In these desperate circumstances, some workers can latch on to ANY economic development that might occur, which MAY lead to the prospect of ongoing employment. Yet the Adani mine will not produce the jobs they are seeking. Adani – and the Queensland Labor government, first trumpeted that the Adani mine will create “10 000” jobs. This was a bare-faced lie. Adani later admitted that the Carmichael mine will only create around 1500 jobs during the construction phase. Recently, National Party leader and backer of Adani, Bridget McKenzie, admitted that the Carmichael mine will only create “around about 100” ongoing jobs![13] Why? Because Adani itself has stated that the mine will automated “from pit to port”. That is, even the trucks transporting the coal will be driverless. In Queensland, coal mining only accounts for 1.1% of the workforce. Even in North Queensland, 96% of the workforce is NOT employed in an industry that is related to coal mining.[14]

The vast scale of unemployment and the climate catastrophe of global warming are linked. Both are outcomes of the current phase of the system of generalised commodity production where there is private ownership of the means of production. The profit system is at an impasse in all countries where the rule of capital has not been overthrown. To combat this, workers should seek to push their Unions into demanding a shorter working week with no loss in pay. Working hours should be reduced as far as is necessary to obtain full employment. A key demand would be for a 30 hour week – or a six hour day. In addition, workers should demand their Unions lead a struggle for a massive program of public works, to build the sorely needed public infrastructure and health care systems working people need. All workers have the right to decent and secure jobs which provide an adequate standard of living. If the capitalist system cannot provide this, then let it perish.

Stop Adani campaign crashes

The fact that the Adani coal mine is now going ahead at full steam, despite overwhelming public sentiment against it, is proof positive that corporate environmental and “activist” NGOs directly achieve the opposite of what they claim to combat. Despite two solid years of effort, and with history on its side, the official Stop Adani leadership organised barely even one mass action that could have begun a process of exerting serious political pressure. Instead, smaller and “targeted” actions were prioritised, many to coincide with the activities of the bourgeois parliament and their elections. Why was this? Even a brief look at their website reveals they are linked to the “Sunrise Project”, another corporate environmental NGO with a staff chock full of ex-company directors and business high-fliers.[15] Their aim is simply to have capitalism switch from fossil fuels to renewable energy, and that’s it. The plethora of injustices that the rule of the stock market imposes on working people, the unemployed and the homeless mean nothing to them – and why would it? As long as “free enterprise” continues, they can continue to haul in huge salaries as hangers on to big business, albeit one that claims to be fossil fuel free.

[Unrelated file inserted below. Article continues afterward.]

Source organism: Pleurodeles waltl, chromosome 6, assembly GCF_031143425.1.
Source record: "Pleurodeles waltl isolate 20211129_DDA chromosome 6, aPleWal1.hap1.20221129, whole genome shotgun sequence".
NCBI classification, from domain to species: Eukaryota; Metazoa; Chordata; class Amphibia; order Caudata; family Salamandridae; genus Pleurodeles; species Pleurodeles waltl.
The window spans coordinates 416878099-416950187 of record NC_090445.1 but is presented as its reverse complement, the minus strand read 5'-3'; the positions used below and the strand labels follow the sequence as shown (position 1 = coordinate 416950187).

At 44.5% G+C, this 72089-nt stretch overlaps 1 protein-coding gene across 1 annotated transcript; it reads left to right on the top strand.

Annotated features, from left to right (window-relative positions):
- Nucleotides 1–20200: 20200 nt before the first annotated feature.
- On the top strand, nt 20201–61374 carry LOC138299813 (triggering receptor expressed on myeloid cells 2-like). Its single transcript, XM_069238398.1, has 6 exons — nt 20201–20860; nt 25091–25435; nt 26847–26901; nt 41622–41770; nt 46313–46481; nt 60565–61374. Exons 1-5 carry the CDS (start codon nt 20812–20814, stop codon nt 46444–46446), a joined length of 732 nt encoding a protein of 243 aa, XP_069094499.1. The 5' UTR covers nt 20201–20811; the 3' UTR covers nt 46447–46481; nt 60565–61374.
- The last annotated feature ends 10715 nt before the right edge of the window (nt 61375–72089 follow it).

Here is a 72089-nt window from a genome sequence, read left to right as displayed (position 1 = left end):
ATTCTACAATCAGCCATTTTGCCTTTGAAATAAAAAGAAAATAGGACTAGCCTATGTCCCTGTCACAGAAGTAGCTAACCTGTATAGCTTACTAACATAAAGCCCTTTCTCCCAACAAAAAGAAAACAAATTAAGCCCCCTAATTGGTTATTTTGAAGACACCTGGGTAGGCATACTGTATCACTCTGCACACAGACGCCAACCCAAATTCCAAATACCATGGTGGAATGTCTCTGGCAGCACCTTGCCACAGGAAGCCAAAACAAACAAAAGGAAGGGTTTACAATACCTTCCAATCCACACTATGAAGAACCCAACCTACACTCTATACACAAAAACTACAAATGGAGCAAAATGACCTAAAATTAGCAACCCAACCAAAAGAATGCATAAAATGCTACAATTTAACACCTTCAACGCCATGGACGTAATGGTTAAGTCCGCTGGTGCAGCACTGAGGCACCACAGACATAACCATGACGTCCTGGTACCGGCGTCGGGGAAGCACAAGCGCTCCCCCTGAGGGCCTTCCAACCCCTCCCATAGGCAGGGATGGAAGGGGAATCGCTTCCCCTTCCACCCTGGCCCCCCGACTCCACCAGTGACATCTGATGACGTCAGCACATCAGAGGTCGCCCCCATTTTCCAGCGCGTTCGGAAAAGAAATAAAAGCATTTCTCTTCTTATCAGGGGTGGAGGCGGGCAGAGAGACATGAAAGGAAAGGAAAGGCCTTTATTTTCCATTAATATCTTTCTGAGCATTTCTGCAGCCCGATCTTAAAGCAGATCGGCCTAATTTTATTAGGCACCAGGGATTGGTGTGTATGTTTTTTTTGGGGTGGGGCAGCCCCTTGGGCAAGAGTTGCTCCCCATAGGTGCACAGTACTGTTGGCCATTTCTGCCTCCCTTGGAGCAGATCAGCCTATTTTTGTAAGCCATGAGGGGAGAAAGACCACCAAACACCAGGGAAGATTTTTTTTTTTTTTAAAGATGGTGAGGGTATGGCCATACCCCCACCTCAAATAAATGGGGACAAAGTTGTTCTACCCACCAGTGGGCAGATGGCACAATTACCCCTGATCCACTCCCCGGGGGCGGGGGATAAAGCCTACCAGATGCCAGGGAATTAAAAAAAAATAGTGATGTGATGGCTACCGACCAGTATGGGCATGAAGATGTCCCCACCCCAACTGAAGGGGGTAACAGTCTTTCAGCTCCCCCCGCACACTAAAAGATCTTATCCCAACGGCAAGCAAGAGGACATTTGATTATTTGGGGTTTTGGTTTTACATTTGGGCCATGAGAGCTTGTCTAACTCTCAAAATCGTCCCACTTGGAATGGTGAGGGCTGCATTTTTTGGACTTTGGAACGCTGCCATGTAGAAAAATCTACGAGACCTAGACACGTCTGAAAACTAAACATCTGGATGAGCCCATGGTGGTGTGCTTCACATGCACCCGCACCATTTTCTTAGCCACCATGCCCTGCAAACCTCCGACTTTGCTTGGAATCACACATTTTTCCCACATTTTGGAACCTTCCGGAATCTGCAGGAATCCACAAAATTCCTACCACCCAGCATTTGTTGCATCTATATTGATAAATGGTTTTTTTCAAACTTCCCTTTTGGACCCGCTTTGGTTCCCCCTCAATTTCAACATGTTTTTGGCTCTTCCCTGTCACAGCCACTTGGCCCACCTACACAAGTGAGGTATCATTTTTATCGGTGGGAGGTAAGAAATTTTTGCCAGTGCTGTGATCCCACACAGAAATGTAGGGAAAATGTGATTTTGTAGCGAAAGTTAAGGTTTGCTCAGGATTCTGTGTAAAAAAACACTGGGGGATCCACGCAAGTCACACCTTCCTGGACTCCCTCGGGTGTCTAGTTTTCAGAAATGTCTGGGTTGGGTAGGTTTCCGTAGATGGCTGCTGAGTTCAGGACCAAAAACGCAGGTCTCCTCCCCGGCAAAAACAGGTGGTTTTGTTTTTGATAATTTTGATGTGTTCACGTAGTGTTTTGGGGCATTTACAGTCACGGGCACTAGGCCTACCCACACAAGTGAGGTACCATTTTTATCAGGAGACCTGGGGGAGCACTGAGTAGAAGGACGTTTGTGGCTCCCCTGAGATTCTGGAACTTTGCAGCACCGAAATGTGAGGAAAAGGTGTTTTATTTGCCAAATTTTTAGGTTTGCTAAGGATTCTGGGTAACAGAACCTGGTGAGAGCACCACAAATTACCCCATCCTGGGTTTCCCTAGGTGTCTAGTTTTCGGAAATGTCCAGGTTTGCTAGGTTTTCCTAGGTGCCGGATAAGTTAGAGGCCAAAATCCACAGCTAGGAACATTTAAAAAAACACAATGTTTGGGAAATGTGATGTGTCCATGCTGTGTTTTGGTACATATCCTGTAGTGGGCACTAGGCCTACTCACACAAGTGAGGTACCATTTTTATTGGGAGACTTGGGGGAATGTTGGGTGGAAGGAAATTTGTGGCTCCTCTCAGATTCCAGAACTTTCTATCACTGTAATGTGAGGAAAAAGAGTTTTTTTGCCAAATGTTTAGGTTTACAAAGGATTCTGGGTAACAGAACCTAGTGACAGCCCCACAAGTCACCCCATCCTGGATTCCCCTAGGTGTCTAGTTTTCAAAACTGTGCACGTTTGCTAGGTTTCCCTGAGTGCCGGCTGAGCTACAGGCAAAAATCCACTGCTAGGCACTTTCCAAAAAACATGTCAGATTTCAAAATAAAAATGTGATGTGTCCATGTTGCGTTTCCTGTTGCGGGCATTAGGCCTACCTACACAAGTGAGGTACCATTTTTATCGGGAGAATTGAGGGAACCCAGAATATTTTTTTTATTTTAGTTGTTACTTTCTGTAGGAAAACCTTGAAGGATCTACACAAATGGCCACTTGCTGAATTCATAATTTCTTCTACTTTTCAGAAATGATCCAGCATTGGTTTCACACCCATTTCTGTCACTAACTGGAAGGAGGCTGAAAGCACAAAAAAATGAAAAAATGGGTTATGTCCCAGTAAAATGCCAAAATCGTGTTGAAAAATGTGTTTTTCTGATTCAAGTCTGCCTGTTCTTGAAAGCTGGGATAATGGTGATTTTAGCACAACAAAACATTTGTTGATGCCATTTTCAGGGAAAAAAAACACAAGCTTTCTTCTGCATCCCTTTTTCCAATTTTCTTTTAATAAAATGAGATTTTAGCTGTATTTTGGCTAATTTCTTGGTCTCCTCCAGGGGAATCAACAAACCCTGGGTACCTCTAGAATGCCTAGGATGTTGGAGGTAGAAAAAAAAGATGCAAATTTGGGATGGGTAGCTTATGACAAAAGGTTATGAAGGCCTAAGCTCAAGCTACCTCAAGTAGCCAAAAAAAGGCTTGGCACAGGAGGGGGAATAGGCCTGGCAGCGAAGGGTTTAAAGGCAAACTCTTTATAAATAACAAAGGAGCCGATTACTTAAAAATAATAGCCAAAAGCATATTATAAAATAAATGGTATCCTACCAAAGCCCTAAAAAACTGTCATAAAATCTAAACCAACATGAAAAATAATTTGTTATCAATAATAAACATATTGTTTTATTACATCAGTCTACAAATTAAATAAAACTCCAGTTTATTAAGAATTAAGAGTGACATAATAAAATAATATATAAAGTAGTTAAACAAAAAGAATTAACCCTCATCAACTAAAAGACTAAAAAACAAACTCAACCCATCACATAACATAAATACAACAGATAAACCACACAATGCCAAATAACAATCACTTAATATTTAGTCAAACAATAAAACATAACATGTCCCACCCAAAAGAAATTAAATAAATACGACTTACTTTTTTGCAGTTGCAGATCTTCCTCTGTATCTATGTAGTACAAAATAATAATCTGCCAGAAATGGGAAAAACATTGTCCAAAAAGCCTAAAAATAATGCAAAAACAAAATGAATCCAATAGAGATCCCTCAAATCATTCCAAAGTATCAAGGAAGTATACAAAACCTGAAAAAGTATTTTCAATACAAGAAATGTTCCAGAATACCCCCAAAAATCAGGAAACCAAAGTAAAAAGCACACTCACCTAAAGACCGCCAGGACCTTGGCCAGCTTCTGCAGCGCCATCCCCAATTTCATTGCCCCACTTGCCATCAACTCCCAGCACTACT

The notorious GetUp! also played a similar role, selectively mobilising their supporters for slick photo-ops at selected locations, while avoiding allowing people who wanted to help any say in what was being planned. GetUp!, despite public denials, is inextricably linked to the Labor Party. GetUp! targets the Liberal Party over Adani, while going soft on the Labor Party by organising pleading petitions to them, in the vain hope that Labor Party politicians will change their mind.[16] They were aided in this strategy by “baby GetUp!” – the Australian Youth Climate Coalition (AYCC), who organised the “Student Strikes 4 Climate” in the lead up to the Federal Election. They explicitly had a whole campaign organised as the “climate election”.[17] They deceive some indigenous people by organising SEED[18] along the same lines.

The campaign to stop Adani did not fail (so far) because the Liberal Party won the Federal Election. It failed because the conservative leadership of the stop Adani campaign – Stop Adani/GetUp!/AYCC – directed the entire campaign into lobbying the very politicians who had already approved it. But this flows from their politics. Despite the apparent differences of opinion between the Adani corporation and Stop Adani/GetUp!/AYCC, the fact remains that all of them remain staunch partisans of the capitalist system. The only difference is that one wants to continue to use fossil fuels for energy, while the others wans to use “100% renewable energy” (yet 100% renewable energy is another illusion).

Stop Work to Stop Adani

Despite the fact that it is possible to stop the Adani mine this side of the overthrow of capitalism, effectively anti-capitalist methods will need to be used. Most especially, there will be a need for workers around the country to strike against the construction of new coal mines. Other forms of mass action to involve people, such as large demonstrations, will be crucial also, but workers will be key. The banks can sustain any number of weekend rallies against Adani – as necessary as they are. But the capitalist state does not really view a protest movement as an economic liability until workers are prepared to “down tools”. Then it becomes a matter of who exactly is in charge.